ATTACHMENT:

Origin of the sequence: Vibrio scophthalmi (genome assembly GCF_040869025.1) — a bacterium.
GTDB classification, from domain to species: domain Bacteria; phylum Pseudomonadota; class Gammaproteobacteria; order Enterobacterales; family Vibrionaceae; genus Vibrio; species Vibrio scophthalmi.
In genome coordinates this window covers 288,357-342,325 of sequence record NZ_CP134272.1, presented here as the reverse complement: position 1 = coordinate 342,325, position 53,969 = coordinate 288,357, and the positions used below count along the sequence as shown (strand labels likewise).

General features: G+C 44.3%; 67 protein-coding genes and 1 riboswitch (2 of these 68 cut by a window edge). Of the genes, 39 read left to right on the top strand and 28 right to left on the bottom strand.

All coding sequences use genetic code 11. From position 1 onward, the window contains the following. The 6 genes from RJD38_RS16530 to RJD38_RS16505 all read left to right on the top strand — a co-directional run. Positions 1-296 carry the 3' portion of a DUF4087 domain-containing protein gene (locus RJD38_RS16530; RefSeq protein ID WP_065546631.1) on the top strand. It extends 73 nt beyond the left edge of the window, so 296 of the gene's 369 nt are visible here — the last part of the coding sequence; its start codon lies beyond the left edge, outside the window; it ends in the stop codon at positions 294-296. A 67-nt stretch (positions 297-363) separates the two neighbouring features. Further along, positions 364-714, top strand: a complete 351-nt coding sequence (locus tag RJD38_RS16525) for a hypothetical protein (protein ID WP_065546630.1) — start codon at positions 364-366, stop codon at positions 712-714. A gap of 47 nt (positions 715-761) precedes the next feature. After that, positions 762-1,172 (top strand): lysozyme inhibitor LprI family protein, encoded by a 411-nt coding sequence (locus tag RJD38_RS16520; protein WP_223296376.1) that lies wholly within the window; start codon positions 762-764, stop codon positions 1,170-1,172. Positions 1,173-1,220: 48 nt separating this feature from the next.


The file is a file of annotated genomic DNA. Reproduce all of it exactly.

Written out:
Origin of the sequence: Vibrio scophthalmi (genome assembly GCF_040869025.1) — a bacterium.
GTDB classification, from domain to species: domain Bacteria; phylum Pseudomonadota; class Gammaproteobacteria; order Enterobacterales; family Vibrionaceae; genus Vibrio; species Vibrio scophthalmi.
In genome coordinates this window covers 288,357-342,325 of sequence record NZ_CP134272.1, presented here as the reverse complement: position 1 = coordinate 342,325, position 53,969 = coordinate 288,357, and the positions used below count along the sequence as shown (strand labels likewise).

General features: G+C 44.3%; 67 protein-coding genes and 1 riboswitch (2 of these 68 cut by a window edge). Of the genes, 39 read left to right on the top strand and 28 right to left on the bottom strand.

All coding sequences use genetic code 11. From position 1 onward, the window contains the following. The 6 genes from RJD38_RS16530 to RJD38_RS16505 all read left to right on the top strand — a co-directional run. Positions 1-296 carry the 3' portion of a DUF4087 domain-containing protein gene (locus RJD38_RS16530; RefSeq protein ID WP_065546631.1) on the top strand. It extends 73 nt beyond the left edge of the window, so 296 of the gene's 369 nt are visible here — the last part of the coding sequence; its start codon lies beyond the left edge, outside the window; it ends in the stop codon at positions 294-296. A 67-nt stretch (positions 297-363) separates the two neighbouring features. Further along, positions 364-714, top strand: a complete 351-nt coding sequence (locus tag RJD38_RS16525) for a hypothetical protein (protein ID WP_065546630.1) — start codon at positions 364-366, stop codon at positions 712-714. A gap of 47 nt (positions 715-761) precedes the next feature. After that, positions 762-1,172 (top strand): lysozyme inhibitor LprI family protein, encoded by a 411-nt coding sequence (locus tag RJD38_RS16520; protein WP_223296376.1) that lies wholly within the window; start codon positions 762-764, stop codon positions 1,170-1,172. Positions 1,173-1,220: 48 nt separating this feature from the next.